December 6, 2007
it's only a matter of which office petraeus is running forSometimes it seems like they aren't even really trying anymore. From this morning's Yahoo! Box of Headlines:
• Gen. Petraeus says violence in Iraq has declined 60 percent
Also, hope is up 37 percent, and "bad things" are on the downtick at 3.7 percent for the quarter.
We're supposed to get transfixed and distracted by a mathematical symbol? Petraeus picks a number between one and a hundred and we're supposed to stop worrying and love the war?
Can't they at least throw in an underwear model, or at least a cute puppy?
Posted by mrbrent at 7:19 AM
December 5, 2007
i'm being followed by a big facebookAs a recent user of the Facebook friendship heirachizing robot, I feel it's only fair to share this handful of legitimized paranoia with you:
While this verifies the fears of those that spurn the online shopping -- if I put my info in that little online checkout form, then a cyborg clone of me will kill me and take my place -- the data farming is also pretty standard practice of some of the less-reviled online presences out there (hi there, Google!). It's why there are things like cookies, and things like caches.
Before the night sweats creep in, the article also includes the Facebook silver bullet:
If a user clicks on the "Remember Me" box when logging in to Facebook, the cookies that are stored locally on his computer will also store data about his activities on [datafarming partner] sites.
So don't be clicking on the "remember me" box, no matter how many seconds that might save you each day.
And I'm sure there's some more elegant hack out there, that would somehow paint a tunnel on a wall, so that Facebook would run right into it. At such time as I am technically proficient enough to understand this hack, I will share it with you.
Posted by mrbrent at 3:52 PM
note to self: more copyfightingI don't hammer away at it as much as I should, but one of the distinct interests of this little venture is the ongoing development of intellectual property, its regulation and lack thereof. It does not sound so swank when phrased like that, no -- but imagine a Mickey Mouse in the public domain! Conversely, imagine having to pay someone an actual dollar every time you refer to Batman in print!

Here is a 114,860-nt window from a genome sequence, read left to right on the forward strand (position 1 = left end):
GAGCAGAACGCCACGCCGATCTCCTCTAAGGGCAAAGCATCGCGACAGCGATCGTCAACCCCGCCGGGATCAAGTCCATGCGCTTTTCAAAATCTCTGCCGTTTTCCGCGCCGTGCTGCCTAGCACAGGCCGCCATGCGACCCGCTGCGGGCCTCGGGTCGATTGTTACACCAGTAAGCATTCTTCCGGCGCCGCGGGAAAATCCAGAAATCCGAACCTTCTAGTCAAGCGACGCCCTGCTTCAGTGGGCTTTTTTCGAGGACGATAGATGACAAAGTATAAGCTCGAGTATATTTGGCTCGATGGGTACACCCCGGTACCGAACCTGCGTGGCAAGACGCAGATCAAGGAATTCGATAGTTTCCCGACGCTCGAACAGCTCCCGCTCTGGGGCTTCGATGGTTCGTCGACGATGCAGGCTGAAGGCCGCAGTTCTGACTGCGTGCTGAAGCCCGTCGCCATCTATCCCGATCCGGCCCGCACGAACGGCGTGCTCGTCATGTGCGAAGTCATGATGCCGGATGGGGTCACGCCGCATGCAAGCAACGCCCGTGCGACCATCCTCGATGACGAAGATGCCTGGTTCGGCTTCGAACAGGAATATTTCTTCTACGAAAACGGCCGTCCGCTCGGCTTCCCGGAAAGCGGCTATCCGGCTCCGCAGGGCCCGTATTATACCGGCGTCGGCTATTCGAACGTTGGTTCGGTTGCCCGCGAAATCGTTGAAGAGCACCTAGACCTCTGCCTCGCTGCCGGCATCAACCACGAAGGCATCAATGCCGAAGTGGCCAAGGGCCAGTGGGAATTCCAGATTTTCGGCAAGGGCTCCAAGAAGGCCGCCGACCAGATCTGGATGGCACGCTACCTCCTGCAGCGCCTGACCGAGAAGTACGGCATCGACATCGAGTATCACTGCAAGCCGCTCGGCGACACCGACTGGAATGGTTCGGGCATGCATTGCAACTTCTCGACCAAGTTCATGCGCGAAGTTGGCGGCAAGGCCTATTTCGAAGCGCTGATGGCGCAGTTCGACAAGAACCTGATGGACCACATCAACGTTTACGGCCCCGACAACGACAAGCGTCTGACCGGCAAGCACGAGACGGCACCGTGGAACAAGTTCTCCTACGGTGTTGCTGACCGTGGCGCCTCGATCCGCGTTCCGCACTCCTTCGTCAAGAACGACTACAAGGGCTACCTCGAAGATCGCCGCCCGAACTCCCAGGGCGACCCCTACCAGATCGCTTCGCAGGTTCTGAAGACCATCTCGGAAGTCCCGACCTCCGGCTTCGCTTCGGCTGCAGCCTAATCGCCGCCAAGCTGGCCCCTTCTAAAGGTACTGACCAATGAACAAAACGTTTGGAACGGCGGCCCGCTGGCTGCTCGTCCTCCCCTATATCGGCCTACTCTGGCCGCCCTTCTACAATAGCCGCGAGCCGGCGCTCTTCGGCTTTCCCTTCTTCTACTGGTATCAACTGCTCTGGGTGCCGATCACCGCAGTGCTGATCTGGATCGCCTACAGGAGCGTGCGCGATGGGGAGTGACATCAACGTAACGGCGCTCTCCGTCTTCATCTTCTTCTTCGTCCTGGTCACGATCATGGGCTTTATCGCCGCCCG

It's all wonky, yes, but -- were it not for the hell-bentedness of our dumb-ass American government, plus also the slow death of our biosphere -- it's at the top of my list, and it's gonna be a widening conflict as years go by, and as our resources become more notional than buried in the ground.
So in the interest of keeping this issue in your public eye, an example from Boing Boing of an early effort to strangle the access to information:
In 1923, radio was introduced to Australia, complete with a scheme for "analog rights management" that presaged the dumbest anti-copying/anti-use schemes of the modern day. In the early years of Aussie radio, the radios were sold permanently tuned to a single frequency, sealed shut to prevent their owners from changing the channel. Each broadcaster had its own model of radio that it sold to the public, one that could only receive its programmes, and this was how the stations made money. The system lasted less than two years and was a complete failure.
It could be argued that this is not an example of a malicious precursor to DRM as it is the nascent broadcast industry bumping around in the dark, but, as it is an overt defunctionalizing of available technology for commercial gain, the example stands.
Also, for you proud Canadians reading this, it is about to come to pass that your Prime Minister won't be the only thing that sucks as bad as its American counterpart.
Posted by mrbrent at 9:25 AM
December 4, 2007
how santa nearly destroyed civilizationIt could be my imagination, but I'm pretty sure that some iteration of this story has run once a year, every year, since I can remember. As if the smart little children didn't have enough of a reason not to believe in Santa Claus. (That's right, kids: your parents are lying. Parent always lie.)
This will be followed, naturally, by the TV weatherman on Christmas Eve showing a bogey on the weather radar, heading in from the North Pole. This one is fun for the kids, but has caused more than a couple DEFCON 1s during those Cold War years.
Posted by mrbrent at 9:47 AM